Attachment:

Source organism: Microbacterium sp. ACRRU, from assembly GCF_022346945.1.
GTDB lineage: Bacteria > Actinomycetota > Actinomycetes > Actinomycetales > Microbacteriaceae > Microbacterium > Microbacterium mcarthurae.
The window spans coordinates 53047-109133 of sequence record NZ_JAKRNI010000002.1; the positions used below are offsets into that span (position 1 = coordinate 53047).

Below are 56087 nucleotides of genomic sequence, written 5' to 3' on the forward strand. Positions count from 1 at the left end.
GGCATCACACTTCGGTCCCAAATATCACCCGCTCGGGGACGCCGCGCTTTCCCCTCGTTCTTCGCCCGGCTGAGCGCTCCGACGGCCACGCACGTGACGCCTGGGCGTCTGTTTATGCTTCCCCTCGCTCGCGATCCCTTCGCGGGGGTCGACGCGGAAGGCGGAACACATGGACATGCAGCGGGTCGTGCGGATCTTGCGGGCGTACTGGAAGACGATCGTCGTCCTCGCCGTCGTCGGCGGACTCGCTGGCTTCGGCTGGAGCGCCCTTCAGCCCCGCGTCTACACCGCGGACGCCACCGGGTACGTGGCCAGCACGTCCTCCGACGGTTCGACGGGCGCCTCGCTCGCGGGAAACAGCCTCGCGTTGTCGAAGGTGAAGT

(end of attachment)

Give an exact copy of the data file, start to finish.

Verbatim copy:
Source organism: Microbacterium sp. ACRRU, from assembly GCF_022346945.1.
GTDB lineage: Bacteria > Actinomycetota > Actinomycetes > Actinomycetales > Microbacteriaceae > Microbacterium > Microbacterium mcarthurae.
The window spans coordinates 53047-109133 of sequence record NZ_JAKRNI010000002.1; the positions used below are offsets into that span (position 1 = coordinate 53047).

Below are 56087 nucleotides of genomic sequence, written 5' to 3' on the forward strand. Positions count from 1 at the left end.
GGCATCACACTTCGGTCCCAAATATCACCCGCTCGGGGACGCCGCGCTTTCCCCTCGTTCTTCGCCCGGCTGAGCGCTCCGACGGCCACGCACGTGACGCCTGGGCGTCTGTTTATGCTTCCCCTCGCTCGCGATCCCTTCGCGGGGGTCGACGCGGAAGGCGGAACACATGGACATGCAGCGGGTCGTGCGGATCTTGCGGGCGTACTGGAAGACGATCGTCGTCCTCGCCGTCGTCGGCGGACTCGCTGGCTTCGGCTGGAGCGCCCTTCAGCCCCGCGTCTACACCGCGGACGCCACCGGGTACGTGGCCAGCACGTCCTCCGACGGTTCGACGGGCGCCTCGCTCGCGGGAAACAGCCTCGCGTTGTCGAAGGTGAAGT